The TV series has shown that there’s scope for developing the Daleks, too. So I hope I’ve introduced a few new aspects to them, too.

Lastly, it’s four episodes. They’re slightly shorter than conventional episodes, but really not that much. Or at least, they weren’t when I listened to the initial cut.

How hard did you find it writing for all four Doctors?

I’d written the Eighth Doctor before in three novels and an audio story, so I thought I’d find he’d be easier than he was. Thing is, the novelists were able to augment the TV Movie character through the BBC Books. But we didn’t benefit from the active participation of a lead actor growing into the role.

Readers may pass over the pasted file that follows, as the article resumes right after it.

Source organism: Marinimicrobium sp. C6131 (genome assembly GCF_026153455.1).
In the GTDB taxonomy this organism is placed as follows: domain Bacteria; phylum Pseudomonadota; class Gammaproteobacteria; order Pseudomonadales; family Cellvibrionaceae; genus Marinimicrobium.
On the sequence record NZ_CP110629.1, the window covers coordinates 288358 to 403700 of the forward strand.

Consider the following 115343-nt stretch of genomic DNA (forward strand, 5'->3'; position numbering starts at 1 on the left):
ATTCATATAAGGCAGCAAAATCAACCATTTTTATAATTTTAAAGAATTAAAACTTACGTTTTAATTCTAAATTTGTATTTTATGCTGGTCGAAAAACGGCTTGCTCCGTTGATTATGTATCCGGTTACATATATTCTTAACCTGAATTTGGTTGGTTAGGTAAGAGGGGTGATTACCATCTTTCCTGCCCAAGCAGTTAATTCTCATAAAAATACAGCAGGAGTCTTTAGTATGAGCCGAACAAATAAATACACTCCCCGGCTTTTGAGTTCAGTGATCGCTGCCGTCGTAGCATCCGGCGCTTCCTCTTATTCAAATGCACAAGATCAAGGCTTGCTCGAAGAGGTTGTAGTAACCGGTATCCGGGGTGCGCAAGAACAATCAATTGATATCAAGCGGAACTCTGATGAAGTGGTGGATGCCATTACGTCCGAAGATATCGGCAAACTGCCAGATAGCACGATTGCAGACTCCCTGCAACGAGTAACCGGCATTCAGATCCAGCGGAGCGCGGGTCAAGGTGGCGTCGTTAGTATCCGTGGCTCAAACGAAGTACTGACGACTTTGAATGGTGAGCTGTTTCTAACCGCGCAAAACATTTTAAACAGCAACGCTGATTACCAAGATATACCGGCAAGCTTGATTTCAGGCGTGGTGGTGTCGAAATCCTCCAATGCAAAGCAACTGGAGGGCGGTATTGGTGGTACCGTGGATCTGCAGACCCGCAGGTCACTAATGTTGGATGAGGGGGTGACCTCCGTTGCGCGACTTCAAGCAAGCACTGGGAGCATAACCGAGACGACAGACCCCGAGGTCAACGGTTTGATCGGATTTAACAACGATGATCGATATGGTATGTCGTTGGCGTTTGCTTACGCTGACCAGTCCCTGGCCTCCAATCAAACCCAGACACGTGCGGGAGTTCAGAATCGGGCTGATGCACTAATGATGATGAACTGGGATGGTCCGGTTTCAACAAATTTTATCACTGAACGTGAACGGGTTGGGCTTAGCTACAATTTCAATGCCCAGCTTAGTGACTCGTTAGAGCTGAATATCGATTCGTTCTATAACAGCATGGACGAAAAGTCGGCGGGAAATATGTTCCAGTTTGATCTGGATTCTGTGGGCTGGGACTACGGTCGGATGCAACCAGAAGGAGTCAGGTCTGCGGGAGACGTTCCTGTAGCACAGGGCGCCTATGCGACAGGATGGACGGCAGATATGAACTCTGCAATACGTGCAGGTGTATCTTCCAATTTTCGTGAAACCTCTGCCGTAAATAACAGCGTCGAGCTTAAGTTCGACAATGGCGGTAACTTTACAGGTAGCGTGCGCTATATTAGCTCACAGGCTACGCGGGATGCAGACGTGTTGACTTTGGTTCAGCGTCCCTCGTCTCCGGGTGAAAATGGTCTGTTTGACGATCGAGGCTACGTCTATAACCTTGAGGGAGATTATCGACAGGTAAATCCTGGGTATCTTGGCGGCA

The authentic voice of the Eighth Doctor is now unambiguously the Big Finish version. And never more so than in the scripts written for him by Alan Barnes. Having Alan as my script editor was an absolute boon. His contribution has been essential. Alan’s made me look really good!

Is there one Doctor you have a special affection for?

Tom Baker was the Doctor of my youth. But in The Four Doctors, I most enjoyed writing for Colin Baker. He’s a lovely chap – I’ve met him a couple of times in the Green Room at conventions. He’s finally been done justice by the Big Finish audios, and I was very pleased to be the latest contributor to that.

Four Doctors, Daleks; have you peaked now? What ambitions remain for you?

Thanks for that thought! Maybe I haven’t peaked just yet. Or more probably, I’m like Sisyphus, and each novel or audio is another boulder. I push the boulder up the hill, knowing it will roll back down and I’ll start all over again on something else.